Previous investigations have pointed to the fact that “in-hospital reasons” may be at least partly responsible for increased refusal rates [10–13]. We found that prolonged waiting time, i.e., time from first contact of the next of kin to meeting a physician, appeared as a potential factor that might affect refusal rates. In general, time until a treating physician was available for consultation consistently appeared in the survey as an important and potentially related factor. Thus, it appeared that the underlying communication concept of organ donation may be important, and this could also be reflected by the fact that in some cases, next of kin decisions changed during the process of considering organ donation. Although the exact underlying reasons remain unclear due to the observational nature of this investigation, we demonstrated that the final decision to donate may not be static for some next of kin. The scientific concept of brain death and potential organ donation may be viewed as important to next of kin confronted with the request for organ donation [14–16].
We observed that the existence of a presumed will may have facilitated decision making, and that this could influence the mourning process and might provide comfort to the next of kin. A considerable number stated that the decision whether to donate might have been different if a known presumed will had existed (56%, n = 18, of all those rejecting organ donation in the interview). Thus, it appeared that presence of a presumed will may lead to both increased organ donation rates and family relief. As the presented data are – to the best of our knowledge – the only currently available data for Switzerland, we speculate that an opt-out policy on organ donation would affect donation rates [17, 18].
Our study has important limitations that deserve discussion. First, the retrieval rate of the (not formally validated) questionnaire was 66%, which might impose a bias on our findings. Also, the group consenting to organ donation taking part in the survey was larger than the group refusing organ donation. Second, the study was performed in two academic centres and had an observational design, with all the inherent limitations driven by study design. Centre-specific differences in procedures and the proportions of participants might impact on our results. However, the questionnaire might be adopted by additional centres, enabling future multicentre comparisons. Also, excluding next of kin confronted with donation after cardiac death might be problematic, as the proportion of such donors in Switzerland increased in recent years and comparison with donation after brain death may be difficult. Third, and importantly, we deliberately designed the analysis in an anonymised fashion to provide participants with the highest level of data protection. However, this prevented us from drawing conclusions on exact patient-related factors, such as age, ethnicity or underlying pathologies leading to brain death. This was considered out of the scope of the current analysis and might be pursued in subsequent studies.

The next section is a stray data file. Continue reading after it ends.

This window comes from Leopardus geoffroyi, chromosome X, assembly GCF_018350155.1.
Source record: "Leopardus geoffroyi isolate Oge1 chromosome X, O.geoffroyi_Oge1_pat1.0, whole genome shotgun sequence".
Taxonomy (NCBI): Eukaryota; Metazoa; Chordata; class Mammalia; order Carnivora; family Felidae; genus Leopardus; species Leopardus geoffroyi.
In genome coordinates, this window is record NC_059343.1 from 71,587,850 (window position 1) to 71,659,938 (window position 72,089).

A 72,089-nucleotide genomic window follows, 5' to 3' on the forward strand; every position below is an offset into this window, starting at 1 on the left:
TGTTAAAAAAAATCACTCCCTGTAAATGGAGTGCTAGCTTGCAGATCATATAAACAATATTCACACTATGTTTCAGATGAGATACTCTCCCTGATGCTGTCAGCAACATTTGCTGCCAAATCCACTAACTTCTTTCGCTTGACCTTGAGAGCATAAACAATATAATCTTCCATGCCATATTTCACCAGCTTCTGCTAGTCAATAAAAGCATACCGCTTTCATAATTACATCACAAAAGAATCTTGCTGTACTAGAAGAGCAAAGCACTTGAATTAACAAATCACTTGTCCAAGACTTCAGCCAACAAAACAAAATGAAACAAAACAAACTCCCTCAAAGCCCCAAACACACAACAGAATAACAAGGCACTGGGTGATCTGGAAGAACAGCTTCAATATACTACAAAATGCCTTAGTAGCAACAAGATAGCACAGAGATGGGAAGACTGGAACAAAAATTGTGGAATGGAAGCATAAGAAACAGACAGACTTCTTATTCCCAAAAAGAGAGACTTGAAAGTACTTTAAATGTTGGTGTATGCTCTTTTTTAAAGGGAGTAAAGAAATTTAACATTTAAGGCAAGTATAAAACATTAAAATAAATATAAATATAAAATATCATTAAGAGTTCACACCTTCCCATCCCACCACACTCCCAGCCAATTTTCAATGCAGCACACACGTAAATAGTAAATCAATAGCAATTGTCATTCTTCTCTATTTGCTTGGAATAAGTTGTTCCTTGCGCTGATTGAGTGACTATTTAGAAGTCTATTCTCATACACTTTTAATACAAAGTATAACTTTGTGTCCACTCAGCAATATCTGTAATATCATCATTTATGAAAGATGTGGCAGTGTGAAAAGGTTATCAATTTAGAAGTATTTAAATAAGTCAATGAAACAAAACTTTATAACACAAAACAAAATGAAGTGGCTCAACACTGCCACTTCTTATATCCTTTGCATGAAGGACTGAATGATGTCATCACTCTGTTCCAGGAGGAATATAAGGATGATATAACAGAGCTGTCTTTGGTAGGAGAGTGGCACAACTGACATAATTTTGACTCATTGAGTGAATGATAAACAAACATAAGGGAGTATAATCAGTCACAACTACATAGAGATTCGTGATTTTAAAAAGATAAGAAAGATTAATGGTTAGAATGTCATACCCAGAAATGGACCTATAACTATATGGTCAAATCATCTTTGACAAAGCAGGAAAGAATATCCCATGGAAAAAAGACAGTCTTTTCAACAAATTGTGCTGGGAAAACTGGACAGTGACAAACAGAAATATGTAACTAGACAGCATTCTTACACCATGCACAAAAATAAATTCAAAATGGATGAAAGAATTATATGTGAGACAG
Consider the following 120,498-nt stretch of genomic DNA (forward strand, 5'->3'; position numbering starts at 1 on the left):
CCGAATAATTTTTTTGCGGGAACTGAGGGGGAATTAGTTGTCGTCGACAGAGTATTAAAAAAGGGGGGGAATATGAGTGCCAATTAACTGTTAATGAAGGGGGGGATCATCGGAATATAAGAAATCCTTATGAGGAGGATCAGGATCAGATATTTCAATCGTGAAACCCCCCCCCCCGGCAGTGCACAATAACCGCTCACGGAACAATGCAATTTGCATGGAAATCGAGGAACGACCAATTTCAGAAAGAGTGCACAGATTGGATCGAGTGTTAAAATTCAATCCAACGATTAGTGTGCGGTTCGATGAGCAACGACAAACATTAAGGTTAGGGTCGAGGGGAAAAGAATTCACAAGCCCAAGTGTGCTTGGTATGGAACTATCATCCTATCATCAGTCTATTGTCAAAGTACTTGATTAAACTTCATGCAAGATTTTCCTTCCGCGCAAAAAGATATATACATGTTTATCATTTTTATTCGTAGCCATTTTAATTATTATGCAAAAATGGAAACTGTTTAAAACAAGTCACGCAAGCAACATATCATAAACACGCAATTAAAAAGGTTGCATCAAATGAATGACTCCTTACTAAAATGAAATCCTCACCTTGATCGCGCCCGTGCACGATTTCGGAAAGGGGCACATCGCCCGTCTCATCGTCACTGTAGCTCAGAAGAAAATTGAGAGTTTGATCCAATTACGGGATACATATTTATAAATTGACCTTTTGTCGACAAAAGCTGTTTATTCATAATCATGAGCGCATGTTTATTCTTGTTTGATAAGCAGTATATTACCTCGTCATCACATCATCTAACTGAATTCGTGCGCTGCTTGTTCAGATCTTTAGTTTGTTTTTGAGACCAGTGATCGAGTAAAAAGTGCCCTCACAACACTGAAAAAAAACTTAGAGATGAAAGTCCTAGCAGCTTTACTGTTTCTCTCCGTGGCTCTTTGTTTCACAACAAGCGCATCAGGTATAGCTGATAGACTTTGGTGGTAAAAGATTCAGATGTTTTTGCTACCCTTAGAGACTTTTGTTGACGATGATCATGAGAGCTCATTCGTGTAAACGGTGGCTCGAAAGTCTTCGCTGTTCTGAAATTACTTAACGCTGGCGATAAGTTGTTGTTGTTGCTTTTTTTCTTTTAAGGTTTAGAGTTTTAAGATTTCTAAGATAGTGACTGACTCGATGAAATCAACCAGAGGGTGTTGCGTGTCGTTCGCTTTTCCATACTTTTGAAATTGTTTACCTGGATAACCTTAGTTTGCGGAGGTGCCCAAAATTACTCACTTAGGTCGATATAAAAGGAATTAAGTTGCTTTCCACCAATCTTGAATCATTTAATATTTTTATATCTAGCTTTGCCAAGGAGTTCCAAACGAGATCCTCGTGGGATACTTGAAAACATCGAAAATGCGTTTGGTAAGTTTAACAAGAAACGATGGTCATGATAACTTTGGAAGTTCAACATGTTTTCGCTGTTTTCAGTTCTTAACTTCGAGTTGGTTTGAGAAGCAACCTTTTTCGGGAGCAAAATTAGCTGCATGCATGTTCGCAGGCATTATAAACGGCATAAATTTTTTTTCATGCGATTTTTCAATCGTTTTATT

In this observational study including the primary next of kin of deceased individuals who qualified for potential organ donation, the majority stated that addressing the question of organ donation did not impact the mourning process. Furthermore, we identified potential intra-hospital organisational aspects such as waiting time that might affect the final decision. Finally, the next of kin judged that existence of a presumed will would have facilitated grief and might have provided help for families confronted with a request for organ donation.
Availability of data and materials
All data generated or analysed during this study are included in this published article and its supplementary information files in the appendix in the PDF version of the manuscript.
We are indebted to all ICU staff for their dedicated care for patients and the next of kininvolved in the process of end of life and potential organ donation. We furthermore thank Viviana Abati for her support as a psychologist during development of the questionnaire.
MN, AB, and JCS (full institutional disclosure) report grants from Orion Pharma, Abbott Nutrition International, B. Braun Medical AG, CSEM AG, Edwards Lifesciences Services GmbH, Kenta Biotech Ltd, Maquet Critical Care AB, Omnicare Clinical Research AG, Nestle, Pierre Fabre Pharma AG, Pfizer, Bard Medica S.A., Abbott AG, Anandic Medical Systems, Pan Gas AG Healthcare, Bracco, Hamilton Medical AG, Fresenius Kabi, Getinge Group Maquet AG, Dräger AG, Teleflex Medical GmbH, Glaxo Smith Kline, Merck Sharp and Dohme AG, Eli Lilly and Company, Baxter, Astellas, Astra Zeneca, CSL Behring, Novartis, Covidien, Philips Medical, Prolong Pharmaceuticals, Phagenesis Ltd. and Nycomed outside of the submitted work. The money went into departmental funds. No personal financial gain applied. All other authors declare no conflict of interest.
Dr Mathias Nebiker, MD, Kantonsspital Aarau, Tellstrasse 25, 5001 Aarau, firstname.lastname@example.org
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Appendix: Supplementary information
The following files are included in the PDF version of this article:
Supplementary file 1: Table providing all responses to the questionnaire.
Supplementary file 2: Questionnaire in English.
Supplementary file 3: Questionnaire in German.
Supplementary file 4: Questionnaire in French.